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Visions of diversity

Husband-wife team play songs on flute and dance to introduce Native American culture to students.

December 15, 2008|By Veronica Rocha

Bret Harte Elementary School students leaned back in their chairs Friday morning, closed their eyes and listened to Rey Ortega play the flute.

They opened their eyes when the music finished and released deep breaths.

Ortega asked the children what they had imagined and saw when their eyes were closed.

“I saw an eagle transforming as a human,” fourth-grader Natalie Hernandez said.

For thinking out of the box and being original, Ortega awarded Natalie a flute.

Ortega and his wife, Kiyomi Ortega, of Joshua Tree, were invited to the school Friday to teach the students about their heritage during the national Native American History month.


“We have been wanting to get them here at Bret Harte,” PTA Vice President Gabriella Platten said.

The couple — who had their 5-year-old son, Sage, with them — have traveled throughout California for about 10 years as the Wisdom Family Tree group, going to different schools to perform Native American dances, stories, music and ventriloquism.

“This is a way to enlighten,” Rey Ortega said.

Rey and Kiyomi Ortega decided to start showing their cultural traditions and teaching children about Native Americans because they were discriminated against as children due to the color of their skin.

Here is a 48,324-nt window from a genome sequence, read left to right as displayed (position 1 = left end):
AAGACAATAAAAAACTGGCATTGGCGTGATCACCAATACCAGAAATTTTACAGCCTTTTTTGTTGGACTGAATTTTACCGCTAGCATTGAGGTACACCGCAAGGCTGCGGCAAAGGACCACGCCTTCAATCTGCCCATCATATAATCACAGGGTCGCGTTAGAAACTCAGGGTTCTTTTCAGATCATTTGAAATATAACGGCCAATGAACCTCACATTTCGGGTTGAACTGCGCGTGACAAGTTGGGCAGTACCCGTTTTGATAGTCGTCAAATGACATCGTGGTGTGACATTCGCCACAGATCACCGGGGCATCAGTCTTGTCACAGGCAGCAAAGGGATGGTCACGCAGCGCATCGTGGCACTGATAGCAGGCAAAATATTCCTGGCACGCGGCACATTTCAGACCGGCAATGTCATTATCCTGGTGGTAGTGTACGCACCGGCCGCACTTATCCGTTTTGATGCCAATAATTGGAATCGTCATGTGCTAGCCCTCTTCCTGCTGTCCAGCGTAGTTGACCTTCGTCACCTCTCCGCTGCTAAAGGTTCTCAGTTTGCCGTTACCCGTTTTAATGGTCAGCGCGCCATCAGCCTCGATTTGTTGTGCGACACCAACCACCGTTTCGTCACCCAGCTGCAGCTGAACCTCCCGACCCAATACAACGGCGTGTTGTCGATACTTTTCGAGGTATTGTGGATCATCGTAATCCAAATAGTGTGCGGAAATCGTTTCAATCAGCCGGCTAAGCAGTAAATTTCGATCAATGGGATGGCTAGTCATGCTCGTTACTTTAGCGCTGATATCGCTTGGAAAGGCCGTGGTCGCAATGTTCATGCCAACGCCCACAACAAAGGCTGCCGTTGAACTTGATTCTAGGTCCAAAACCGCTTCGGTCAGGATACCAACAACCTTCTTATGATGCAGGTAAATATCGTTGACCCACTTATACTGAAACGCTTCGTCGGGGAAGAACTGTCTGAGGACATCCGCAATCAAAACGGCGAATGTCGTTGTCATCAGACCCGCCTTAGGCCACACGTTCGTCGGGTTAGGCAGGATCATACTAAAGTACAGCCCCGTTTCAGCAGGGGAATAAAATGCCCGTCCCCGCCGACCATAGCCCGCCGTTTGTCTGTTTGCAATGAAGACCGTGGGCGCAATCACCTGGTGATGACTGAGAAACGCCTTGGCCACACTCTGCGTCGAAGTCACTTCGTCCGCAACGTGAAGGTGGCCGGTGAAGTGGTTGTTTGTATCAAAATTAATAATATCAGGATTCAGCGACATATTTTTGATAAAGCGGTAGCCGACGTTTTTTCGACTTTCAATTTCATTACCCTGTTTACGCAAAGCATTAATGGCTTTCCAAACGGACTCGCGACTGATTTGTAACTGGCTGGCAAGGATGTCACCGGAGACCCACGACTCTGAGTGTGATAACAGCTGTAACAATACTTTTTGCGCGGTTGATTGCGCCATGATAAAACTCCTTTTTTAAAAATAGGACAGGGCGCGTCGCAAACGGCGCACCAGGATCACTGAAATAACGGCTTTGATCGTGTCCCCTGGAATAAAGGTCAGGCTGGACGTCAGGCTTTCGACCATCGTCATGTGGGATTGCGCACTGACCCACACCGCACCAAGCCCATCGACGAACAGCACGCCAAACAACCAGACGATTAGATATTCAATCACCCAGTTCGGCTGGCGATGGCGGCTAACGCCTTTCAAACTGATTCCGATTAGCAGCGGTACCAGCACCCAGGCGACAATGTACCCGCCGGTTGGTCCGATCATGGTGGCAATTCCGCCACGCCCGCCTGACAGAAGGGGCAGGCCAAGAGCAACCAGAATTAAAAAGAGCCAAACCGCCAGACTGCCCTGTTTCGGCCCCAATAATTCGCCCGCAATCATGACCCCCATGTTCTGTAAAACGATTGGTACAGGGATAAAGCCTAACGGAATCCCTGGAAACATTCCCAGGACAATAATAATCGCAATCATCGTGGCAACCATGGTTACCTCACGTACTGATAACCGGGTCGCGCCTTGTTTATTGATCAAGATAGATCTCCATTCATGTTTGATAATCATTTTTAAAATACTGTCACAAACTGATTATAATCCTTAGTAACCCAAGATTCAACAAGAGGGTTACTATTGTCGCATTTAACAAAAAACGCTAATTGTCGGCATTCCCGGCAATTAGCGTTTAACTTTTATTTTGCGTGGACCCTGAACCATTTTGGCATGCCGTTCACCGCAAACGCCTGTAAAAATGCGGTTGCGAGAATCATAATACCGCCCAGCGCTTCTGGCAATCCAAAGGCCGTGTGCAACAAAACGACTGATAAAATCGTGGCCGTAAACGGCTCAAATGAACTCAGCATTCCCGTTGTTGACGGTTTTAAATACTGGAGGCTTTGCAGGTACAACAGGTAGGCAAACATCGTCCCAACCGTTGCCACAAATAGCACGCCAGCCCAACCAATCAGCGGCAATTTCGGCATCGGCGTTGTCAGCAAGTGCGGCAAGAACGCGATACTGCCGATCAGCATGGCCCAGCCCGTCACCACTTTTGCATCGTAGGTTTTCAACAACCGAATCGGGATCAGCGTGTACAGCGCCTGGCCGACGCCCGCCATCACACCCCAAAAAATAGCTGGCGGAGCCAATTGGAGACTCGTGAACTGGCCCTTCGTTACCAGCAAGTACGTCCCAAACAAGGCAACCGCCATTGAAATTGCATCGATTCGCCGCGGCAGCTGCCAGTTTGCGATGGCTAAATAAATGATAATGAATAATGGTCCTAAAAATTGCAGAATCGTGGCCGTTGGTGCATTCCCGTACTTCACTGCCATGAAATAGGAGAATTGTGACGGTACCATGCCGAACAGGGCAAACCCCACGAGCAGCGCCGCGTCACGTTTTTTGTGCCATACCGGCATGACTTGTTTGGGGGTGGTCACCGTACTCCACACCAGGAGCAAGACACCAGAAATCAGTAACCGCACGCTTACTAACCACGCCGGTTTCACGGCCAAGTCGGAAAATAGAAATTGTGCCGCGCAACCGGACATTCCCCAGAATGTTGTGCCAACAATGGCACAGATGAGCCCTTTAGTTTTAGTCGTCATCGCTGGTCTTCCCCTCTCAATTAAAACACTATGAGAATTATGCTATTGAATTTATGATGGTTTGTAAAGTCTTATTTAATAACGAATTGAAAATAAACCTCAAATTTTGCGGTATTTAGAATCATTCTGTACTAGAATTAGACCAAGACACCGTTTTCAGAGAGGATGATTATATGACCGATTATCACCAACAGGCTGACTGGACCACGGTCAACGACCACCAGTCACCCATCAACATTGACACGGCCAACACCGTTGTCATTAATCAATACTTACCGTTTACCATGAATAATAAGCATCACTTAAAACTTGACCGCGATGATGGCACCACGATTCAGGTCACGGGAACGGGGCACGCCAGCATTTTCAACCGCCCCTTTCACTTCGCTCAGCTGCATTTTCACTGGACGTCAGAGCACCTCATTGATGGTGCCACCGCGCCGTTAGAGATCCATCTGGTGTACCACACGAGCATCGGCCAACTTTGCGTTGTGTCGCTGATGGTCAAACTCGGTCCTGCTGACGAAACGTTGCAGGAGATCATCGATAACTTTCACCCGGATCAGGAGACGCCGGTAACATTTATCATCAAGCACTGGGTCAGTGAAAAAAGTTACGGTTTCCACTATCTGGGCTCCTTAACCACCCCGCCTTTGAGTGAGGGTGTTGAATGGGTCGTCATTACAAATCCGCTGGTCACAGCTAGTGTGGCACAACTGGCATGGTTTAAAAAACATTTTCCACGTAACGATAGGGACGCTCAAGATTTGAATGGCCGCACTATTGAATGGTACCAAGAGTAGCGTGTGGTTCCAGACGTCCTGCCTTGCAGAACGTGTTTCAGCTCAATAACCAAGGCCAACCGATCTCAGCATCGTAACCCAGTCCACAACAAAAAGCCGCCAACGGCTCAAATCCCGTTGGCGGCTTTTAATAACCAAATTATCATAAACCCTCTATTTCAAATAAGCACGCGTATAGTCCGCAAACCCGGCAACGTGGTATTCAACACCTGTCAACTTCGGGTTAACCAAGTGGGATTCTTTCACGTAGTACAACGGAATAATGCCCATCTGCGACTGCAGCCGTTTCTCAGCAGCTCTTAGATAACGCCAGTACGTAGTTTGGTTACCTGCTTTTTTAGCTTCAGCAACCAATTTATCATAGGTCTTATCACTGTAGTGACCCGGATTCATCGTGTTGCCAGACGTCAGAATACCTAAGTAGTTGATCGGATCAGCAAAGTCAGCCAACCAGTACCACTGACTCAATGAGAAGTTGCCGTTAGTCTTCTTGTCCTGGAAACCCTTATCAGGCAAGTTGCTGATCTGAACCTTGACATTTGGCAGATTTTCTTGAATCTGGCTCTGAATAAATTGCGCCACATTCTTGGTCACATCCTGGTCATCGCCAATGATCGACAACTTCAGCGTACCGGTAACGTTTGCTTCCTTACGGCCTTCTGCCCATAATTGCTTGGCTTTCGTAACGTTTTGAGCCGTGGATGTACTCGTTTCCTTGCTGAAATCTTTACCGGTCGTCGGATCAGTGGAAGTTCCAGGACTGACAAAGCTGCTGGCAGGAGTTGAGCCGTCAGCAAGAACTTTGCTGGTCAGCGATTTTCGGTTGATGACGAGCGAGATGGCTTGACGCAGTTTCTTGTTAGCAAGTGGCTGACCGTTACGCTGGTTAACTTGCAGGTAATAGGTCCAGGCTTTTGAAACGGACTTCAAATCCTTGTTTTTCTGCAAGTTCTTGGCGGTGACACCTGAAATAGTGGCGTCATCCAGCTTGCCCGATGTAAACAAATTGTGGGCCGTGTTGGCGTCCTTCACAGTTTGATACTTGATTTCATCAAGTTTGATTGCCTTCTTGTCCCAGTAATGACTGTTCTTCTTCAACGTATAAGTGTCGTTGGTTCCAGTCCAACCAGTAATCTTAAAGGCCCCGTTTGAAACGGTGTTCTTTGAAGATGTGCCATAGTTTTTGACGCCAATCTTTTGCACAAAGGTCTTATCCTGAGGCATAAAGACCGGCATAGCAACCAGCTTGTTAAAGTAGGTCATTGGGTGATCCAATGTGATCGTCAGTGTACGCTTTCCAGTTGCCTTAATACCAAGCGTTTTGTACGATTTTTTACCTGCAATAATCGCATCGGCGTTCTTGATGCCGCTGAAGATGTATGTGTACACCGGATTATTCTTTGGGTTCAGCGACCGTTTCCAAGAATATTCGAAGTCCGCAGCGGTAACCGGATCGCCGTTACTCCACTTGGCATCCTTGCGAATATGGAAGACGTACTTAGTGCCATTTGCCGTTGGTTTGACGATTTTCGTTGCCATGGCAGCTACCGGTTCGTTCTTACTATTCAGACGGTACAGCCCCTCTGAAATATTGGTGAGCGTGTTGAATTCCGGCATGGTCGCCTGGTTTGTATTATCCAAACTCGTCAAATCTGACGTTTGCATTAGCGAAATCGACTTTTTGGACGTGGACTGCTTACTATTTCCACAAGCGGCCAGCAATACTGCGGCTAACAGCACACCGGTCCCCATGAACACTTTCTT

“It opens them up,” Rey Ortega said. “You never know who you are going to affect.”

The couple’s show was designed to give students and teachers the opportunity to be imaginative and inquire more about other cultures.

And some of the students he’s given flutes to during his performance have gone on to be skilled in flute playing, he said.

He hoped Natalie also would learn to play the flute he gave her.

Her imagination, he said, was distinct from other students’.

“No one has ever said anything like that before,” Rey Ortega said.

Natalie, 9, said she was inspired to tell her fellow students about what she had imagined after hearing Rey Ortega’s flute playing.

“I just showed my imagination,” Natalie said. “I am really proud that I showed it.”

Rey Ortega, who also goes by the name Wind Spirit, also performed a ventriloquism act with a wooden puppet and taught the children how to speak the Navajo language. And Kiyomi Ortega, who goes by Running Deer, told a story to the students.

Fourth-grader Lindsay Erisman enjoyed the storytelling and music during Rey and Kiyomi’s performance.

“It was beautiful,” the 10-year-old said. “I pictured everything in my head.”

Lindsay learned about diversity from watching the show.

“Everyone is the same, no matter what color or tradition they are,” she said. “They taught us the most important lesson in life.”

 VERONICA ROCHA covers public safety and the courts. She may be reached at (818) 637-3232 or by e-mail at

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